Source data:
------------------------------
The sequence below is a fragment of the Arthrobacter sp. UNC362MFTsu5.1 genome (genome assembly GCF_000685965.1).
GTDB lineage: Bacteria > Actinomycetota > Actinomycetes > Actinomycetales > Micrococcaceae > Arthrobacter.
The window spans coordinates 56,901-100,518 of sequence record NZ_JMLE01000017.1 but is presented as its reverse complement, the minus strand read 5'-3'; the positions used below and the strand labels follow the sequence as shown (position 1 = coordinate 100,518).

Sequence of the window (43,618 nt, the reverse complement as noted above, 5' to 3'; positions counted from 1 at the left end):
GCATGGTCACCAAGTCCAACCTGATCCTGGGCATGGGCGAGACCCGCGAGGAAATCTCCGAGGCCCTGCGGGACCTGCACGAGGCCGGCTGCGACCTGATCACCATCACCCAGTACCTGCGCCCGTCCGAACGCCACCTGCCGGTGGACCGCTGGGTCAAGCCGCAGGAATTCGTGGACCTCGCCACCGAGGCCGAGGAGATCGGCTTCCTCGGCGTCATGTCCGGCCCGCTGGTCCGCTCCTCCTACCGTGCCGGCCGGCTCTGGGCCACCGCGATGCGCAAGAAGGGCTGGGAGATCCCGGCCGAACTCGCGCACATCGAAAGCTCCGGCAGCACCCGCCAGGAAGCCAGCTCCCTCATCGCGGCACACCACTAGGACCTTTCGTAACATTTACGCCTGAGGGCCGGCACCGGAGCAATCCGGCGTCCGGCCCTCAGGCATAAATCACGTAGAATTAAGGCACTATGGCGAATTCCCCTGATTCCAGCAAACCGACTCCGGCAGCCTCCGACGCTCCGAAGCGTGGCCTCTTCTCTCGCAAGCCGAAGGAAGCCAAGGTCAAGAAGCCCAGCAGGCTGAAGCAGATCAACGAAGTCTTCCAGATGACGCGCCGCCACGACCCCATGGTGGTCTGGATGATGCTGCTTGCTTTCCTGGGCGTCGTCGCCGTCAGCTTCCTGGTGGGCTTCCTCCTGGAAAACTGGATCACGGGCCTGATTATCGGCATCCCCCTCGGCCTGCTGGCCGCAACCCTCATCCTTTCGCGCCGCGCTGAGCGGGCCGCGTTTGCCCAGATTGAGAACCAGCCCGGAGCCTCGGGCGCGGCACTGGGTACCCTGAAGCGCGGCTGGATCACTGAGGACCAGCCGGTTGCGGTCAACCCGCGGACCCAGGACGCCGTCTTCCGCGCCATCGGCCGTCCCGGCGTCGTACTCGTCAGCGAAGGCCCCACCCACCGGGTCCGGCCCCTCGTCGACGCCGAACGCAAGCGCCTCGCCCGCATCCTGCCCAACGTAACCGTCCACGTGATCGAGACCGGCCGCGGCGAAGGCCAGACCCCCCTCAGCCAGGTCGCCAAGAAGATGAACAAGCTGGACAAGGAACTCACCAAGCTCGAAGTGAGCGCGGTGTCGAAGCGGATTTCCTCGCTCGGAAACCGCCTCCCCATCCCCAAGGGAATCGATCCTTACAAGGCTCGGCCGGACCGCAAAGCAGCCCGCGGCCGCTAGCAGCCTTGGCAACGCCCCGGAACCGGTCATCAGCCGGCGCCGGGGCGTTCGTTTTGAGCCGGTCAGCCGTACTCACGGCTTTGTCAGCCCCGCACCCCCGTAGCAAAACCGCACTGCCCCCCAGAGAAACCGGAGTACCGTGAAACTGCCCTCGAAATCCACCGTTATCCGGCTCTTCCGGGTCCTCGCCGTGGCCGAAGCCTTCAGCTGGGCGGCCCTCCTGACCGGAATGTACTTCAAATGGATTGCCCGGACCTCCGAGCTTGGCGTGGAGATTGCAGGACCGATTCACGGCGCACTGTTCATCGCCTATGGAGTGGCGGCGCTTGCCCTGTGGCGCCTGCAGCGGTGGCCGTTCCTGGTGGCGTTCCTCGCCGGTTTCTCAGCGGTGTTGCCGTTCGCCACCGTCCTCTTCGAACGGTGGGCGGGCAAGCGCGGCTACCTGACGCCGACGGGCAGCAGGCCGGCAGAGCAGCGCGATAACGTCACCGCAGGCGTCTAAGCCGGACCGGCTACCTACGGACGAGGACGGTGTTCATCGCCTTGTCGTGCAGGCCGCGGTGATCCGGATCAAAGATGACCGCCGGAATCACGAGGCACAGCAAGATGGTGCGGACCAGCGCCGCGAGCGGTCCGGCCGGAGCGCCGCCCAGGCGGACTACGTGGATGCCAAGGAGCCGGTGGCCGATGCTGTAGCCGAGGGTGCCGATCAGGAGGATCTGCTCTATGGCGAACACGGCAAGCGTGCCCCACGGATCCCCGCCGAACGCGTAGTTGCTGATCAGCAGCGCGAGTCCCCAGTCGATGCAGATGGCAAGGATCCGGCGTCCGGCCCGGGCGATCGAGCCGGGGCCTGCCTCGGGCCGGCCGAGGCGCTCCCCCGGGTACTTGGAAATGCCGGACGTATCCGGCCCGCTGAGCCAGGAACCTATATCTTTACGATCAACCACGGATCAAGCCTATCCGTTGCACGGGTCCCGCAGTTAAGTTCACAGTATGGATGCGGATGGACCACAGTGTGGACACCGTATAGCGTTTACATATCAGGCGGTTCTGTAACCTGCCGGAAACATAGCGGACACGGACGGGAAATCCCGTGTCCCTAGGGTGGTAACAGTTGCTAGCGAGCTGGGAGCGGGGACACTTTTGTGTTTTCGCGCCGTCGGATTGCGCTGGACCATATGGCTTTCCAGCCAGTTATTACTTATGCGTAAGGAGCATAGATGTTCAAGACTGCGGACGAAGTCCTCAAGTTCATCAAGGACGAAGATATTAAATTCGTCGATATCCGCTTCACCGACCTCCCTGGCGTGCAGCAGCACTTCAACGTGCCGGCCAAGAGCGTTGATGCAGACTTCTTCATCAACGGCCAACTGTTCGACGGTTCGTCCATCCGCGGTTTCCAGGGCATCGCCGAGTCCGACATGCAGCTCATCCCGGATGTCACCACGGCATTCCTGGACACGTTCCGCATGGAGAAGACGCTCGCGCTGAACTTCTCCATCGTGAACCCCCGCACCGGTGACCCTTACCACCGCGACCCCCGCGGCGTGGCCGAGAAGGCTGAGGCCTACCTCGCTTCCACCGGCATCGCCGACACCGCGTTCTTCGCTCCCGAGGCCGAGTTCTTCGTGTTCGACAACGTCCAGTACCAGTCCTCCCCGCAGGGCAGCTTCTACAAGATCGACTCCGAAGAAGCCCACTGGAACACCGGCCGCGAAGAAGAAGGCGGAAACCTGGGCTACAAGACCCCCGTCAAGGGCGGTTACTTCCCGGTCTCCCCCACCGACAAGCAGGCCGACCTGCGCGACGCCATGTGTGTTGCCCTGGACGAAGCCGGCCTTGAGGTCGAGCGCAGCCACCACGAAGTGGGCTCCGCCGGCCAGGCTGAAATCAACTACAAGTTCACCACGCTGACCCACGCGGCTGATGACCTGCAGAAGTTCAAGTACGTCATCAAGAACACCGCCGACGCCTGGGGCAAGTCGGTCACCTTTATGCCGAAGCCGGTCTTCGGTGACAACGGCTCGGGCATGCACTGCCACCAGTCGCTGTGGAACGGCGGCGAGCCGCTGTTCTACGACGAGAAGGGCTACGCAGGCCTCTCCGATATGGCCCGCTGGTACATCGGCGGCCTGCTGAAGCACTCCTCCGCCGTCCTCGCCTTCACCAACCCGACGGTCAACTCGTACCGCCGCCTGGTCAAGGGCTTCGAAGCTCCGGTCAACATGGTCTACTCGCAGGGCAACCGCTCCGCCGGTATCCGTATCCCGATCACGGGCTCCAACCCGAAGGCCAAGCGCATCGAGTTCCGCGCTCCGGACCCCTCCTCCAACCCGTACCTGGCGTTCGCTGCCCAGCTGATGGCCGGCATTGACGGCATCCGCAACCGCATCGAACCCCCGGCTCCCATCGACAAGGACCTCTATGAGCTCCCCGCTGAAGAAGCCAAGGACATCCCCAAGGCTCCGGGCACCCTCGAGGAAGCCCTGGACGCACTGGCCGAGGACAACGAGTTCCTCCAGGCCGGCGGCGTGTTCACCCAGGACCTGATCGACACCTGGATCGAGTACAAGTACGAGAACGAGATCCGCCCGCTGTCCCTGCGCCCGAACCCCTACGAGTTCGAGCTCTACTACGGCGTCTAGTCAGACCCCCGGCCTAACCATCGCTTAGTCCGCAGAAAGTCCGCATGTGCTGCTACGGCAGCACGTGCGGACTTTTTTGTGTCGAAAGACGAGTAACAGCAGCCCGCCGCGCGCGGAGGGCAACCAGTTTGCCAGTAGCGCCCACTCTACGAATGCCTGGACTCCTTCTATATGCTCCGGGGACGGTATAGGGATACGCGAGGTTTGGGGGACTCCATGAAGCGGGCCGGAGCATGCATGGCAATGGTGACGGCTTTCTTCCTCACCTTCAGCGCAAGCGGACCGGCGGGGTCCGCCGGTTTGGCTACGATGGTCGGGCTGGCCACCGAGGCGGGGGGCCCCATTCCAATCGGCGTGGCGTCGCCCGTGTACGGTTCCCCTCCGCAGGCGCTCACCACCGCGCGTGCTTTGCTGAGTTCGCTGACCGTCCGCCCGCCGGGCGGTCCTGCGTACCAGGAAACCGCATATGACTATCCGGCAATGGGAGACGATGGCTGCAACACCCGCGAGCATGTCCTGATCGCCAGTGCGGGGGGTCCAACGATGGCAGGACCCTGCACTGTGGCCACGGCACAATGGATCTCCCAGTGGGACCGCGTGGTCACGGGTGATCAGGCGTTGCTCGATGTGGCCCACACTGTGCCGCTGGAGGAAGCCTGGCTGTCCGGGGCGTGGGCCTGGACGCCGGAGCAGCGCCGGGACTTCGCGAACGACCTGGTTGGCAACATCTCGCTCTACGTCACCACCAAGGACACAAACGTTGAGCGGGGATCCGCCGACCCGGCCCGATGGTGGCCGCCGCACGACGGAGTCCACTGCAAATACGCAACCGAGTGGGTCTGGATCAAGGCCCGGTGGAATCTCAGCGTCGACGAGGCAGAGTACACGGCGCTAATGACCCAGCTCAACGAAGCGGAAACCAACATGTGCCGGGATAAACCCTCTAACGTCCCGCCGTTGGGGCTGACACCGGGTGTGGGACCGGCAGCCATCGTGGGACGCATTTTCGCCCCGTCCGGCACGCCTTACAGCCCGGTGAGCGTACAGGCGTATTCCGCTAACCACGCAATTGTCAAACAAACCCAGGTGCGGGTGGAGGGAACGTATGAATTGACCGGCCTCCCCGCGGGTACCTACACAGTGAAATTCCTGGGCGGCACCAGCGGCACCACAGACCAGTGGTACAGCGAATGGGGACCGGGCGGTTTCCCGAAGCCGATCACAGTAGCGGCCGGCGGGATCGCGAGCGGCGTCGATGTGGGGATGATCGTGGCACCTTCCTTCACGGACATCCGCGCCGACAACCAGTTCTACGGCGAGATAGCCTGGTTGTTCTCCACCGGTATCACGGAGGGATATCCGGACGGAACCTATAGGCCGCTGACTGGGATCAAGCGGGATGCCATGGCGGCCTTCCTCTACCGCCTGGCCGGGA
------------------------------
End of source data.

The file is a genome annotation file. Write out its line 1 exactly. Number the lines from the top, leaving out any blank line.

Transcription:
The sequence below is a fragment of the Arthrobacter sp. UNC362MFTsu5.1 genome (genome assembly GCF_000685965.1).